In 1998, with backing from Twin Trading and The Body Shop (not to mention support from Christian Aid and Comic Relief), Kuapa Kokoo established The Day Chocolate Company. They soon created and launched Divine Fairtrade chocolate, a brand now available in supermarkets throughout the UK. The company itself was renamed to Divine Chocolate Ltd in 2007.
Initially, Kuapa Kokoo owned 33% of the chocolate company (with the rest being owned by Twin Trading, The Body Shop and other investors). That went up to 45% in 2007 when The Body Shop gave (not sold) their 12% to Kuapa Kokoo just before they sold their business to L’Oreal.
So the income stream for Kuapa Kokoo is three-fold: They receive the Fairtrade price for their cocoa, along with the premium. They take 45% of the profit dividends from Divine Chocolate Ltd. And Divine also give 2% of their turnover to a Producers Support & Development fund which, like the Fairtrade premium, is used to improve farmers’ skills and productivity, increase efficiency within the co-operative, help finance the running of the co-operative (and the democratic process).
And of course, there is also the advantage that comes from a stronger understanding of the chocolate industry! The more farmers understand about the chocolate-making process and how the quality and processing of cocoa impacts the final product, the better equipped they are to produce even better cocoa. On top of that, Kuapa Kokoo is better able to obtain more favourable financing deals – paying 5% rather than 25% interest on loans, for example!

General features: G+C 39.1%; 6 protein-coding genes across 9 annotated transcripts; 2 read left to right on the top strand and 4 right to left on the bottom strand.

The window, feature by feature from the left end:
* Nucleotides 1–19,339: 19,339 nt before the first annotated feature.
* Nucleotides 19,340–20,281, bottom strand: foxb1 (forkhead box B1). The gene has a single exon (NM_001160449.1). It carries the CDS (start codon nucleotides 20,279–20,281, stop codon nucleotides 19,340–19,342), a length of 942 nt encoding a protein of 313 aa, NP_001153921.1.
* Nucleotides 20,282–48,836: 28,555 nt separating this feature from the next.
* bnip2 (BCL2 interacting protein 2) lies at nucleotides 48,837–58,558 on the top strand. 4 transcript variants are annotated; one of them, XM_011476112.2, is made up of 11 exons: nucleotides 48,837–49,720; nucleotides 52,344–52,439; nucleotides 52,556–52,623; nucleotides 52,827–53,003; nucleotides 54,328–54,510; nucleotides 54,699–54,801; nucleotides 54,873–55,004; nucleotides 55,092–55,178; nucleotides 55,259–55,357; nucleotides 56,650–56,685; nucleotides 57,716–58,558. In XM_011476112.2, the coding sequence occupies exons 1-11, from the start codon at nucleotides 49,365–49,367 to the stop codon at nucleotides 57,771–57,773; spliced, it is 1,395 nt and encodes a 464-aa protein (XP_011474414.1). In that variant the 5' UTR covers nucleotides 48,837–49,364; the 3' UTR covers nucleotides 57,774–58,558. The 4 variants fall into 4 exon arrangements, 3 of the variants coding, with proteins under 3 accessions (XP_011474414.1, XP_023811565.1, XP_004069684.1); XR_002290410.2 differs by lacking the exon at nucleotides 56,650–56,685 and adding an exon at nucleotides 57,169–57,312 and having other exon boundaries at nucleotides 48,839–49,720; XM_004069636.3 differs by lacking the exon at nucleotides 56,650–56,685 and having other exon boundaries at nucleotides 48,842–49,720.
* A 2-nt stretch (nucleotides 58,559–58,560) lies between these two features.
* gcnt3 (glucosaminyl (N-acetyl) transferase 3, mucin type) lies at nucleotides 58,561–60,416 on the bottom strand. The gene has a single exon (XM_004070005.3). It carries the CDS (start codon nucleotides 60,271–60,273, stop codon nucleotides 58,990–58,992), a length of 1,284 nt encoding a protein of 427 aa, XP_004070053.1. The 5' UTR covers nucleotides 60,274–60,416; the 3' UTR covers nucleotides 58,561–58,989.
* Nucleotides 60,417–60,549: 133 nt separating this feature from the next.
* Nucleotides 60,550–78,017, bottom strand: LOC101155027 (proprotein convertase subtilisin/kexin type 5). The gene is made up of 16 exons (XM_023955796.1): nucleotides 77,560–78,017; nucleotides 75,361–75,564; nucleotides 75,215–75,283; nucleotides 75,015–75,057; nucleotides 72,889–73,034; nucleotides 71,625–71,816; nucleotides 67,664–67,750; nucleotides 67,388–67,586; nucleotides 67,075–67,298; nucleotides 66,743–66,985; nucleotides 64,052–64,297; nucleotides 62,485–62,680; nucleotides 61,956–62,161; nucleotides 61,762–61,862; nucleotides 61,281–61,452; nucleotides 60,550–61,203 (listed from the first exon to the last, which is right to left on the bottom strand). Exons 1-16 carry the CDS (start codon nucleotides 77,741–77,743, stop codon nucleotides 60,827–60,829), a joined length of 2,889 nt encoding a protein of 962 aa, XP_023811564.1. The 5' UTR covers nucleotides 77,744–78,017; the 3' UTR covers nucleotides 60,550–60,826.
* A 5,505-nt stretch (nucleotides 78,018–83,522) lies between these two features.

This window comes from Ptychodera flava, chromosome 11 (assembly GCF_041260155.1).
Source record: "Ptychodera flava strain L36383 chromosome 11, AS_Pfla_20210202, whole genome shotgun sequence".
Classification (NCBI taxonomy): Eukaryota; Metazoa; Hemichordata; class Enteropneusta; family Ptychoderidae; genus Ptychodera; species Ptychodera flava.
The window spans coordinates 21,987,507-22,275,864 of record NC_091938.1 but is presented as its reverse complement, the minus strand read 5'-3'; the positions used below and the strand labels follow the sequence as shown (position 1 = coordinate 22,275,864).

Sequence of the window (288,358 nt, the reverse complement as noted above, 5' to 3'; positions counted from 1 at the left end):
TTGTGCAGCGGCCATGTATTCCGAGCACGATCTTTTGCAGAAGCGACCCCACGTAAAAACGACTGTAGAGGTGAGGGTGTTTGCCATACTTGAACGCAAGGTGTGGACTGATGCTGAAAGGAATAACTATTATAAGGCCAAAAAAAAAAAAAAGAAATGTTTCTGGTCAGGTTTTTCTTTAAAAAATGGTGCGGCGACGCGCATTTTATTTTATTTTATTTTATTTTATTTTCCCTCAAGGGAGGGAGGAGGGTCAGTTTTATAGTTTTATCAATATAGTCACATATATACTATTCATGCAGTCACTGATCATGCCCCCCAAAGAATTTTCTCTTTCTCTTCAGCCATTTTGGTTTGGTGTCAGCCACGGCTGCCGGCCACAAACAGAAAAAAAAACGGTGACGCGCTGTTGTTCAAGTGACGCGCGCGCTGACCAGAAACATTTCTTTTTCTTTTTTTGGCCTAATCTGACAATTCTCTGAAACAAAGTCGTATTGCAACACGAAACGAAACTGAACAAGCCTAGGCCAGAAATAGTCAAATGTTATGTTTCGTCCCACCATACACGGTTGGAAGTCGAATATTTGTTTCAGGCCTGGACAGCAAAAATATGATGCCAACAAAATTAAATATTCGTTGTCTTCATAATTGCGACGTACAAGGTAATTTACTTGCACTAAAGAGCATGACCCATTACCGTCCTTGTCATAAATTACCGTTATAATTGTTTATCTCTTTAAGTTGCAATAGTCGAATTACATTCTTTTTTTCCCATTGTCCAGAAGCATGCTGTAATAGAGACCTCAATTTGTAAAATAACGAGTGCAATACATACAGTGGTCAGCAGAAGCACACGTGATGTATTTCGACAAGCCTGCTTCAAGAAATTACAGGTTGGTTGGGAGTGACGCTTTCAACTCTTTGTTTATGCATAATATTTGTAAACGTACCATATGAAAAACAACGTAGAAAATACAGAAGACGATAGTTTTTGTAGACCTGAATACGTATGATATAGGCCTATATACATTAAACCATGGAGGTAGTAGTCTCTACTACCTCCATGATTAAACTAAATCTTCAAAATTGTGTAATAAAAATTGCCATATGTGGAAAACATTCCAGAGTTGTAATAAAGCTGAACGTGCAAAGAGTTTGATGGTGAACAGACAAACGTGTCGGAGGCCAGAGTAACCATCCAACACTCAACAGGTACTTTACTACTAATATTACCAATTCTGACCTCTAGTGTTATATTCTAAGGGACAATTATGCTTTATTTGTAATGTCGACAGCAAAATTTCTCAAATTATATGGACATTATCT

So this is how Divine Chocolate stands out from other Fairtrade options for me. Of course, I applaud Cadbury’s decision to make it’s Dairy Milk chocolate Fairtrade. Cocoa farmers will receive the Fairtrade price and premium for their beans. But all the profits from producing and selling the chocolate are Cadbury’s alone. Divine Chocolate is what I’m calling Extra Fair Trade as it feeds more money back to the cocoa farmers.
Kuaka Kokoo’s motto is “Pa Pa Paa” which means “the best of the best of the best”. That applies to Divine Chocolate too, who aim to produce delicious, high quality chocolate using natural ingredients. In the short time since they launched the brand, they have grown their range to include a wide selection of flavours and some lovely gift products too.
I think I first came across Divine at Destinations travel show a few years ago. For the last few years I’ve bought boxes of 10 x 100 gram bars of the coffee flavour each time I’m at the show. More recently, I’ve been trying other flavours including dark chocolate with raspberries, white chocolate with strawberries, butterscotch milk chocolate, dark fruit and nut, hazelnut milk chocolate, dark mint chocolate and orange milk chocolate.
I’m also a huge fan of their dark chocolate mango slices and apricots; the apricots are Fairtrade from Pakistan and the sun-dried mangoes are Fairtrade from Burkina Faso. Soft, chewy fruit coated in rich, dark chocolate – what’s not to like?
I’ve not yet tried their cocoa powder, but it’s on my list. If you’re interested in exploring their products yourself, they have a Divine shop website, here.
Cooking With Divine Chocolate
I’ve also been experimenting with using Divine chocolate in cooking. Thus far I’ve had one failure and one success. Read more about both in an upcoming blog post.